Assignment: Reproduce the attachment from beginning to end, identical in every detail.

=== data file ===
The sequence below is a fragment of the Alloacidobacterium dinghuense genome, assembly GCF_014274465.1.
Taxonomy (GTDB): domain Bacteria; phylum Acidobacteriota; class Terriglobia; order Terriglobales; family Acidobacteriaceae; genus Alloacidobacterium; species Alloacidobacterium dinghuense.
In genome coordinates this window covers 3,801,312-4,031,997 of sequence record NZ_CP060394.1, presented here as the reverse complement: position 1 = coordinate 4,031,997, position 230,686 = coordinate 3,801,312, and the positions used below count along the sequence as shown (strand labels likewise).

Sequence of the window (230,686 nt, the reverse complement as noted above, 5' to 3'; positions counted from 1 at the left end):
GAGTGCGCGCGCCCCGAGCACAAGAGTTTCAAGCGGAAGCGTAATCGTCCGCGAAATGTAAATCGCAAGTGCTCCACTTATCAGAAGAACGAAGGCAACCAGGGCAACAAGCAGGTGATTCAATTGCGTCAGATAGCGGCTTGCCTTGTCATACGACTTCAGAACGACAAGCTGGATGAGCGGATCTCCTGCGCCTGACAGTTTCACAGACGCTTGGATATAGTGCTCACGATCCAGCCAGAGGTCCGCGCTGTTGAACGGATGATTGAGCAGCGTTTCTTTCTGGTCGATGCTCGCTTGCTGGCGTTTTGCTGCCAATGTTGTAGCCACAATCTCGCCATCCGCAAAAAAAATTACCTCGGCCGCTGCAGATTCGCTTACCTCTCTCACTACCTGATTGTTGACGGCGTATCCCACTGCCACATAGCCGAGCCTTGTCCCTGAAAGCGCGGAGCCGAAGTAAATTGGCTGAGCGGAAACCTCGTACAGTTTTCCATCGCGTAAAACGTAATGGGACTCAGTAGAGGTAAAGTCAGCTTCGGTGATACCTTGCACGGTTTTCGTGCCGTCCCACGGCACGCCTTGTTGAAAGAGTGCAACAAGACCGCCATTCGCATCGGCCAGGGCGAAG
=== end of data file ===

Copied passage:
The sequence below is a fragment of the Alloacidobacterium dinghuense genome, assembly GCF_014274465.1.
Taxonomy (GTDB): domain Bacteria; phylum Acidobacteriota; class Terriglobia; order Terriglobales; family Acidobacteriaceae; genus Alloacidobacterium; species Alloacidobacterium dinghuense.
In genome coordinates this window covers 3,801,312-4,031,997 of sequence record NZ_CP060394.1, presented here as the reverse complement: position 1 = coordinate 4,031,997, position 230,686 = coordinate 3,801,312, and the positions used below count along the sequence as shown (strand labels likewise).

Sequence of the window (230,686 nt, the reverse complement as noted above, 5' to 3'; positions counted from 1 at the left end):
GAGTGCGCGCGCCCCGAGCACAAGAGTTTCAAGCGGAAGCGTAATCGTCCGCGAAATGTAAATCGCAAGTGCTCCACTTATCAGAAGAACGAAGGCAACCAGGGCAACAAGCAGGTGATTCAATTGCGTCAGATAGCGGCTTGCCTTGTCATACGACTTCAGAACGACAAGCTGGATGAGCGGATCTCCTGCGCCTGACAGTTTCACAGACGCTTGGATATAGTGCTCACGATCCAGCCAGAGGTCCGCGCTGTTGAACGGATGATTGAGCAGCGTTTCTTTCTGGTCGATGCTCGCTTGCTGGCGTTTTGCTGCCAATGTTGTAGCCACAATCTCGCCATCCGCAAAAAAAATTACCTCGGCCGCTGCAGATTCGCTTACCTCTCTCACTACCTGATTGTTGACGGCGTATCCCACTGCCACATAGCCGAGCCTTGTCCCTGAAAGCGCGGAGCCGAAGTAAATTGGCTGAGCGGAAACCTCGTACAGTTTTCCATCGCGTAAAACGTAATGGGACTCAGTAGAGGTAAAGTCAGCTTCGGTGATACCTTGCACGGTTTTCGTGCCGTCCCACGGCACGCCTTGTTGAAAGAGTGCAACAAGACCGCCATTCGCATCGGCCAGGGCGAAG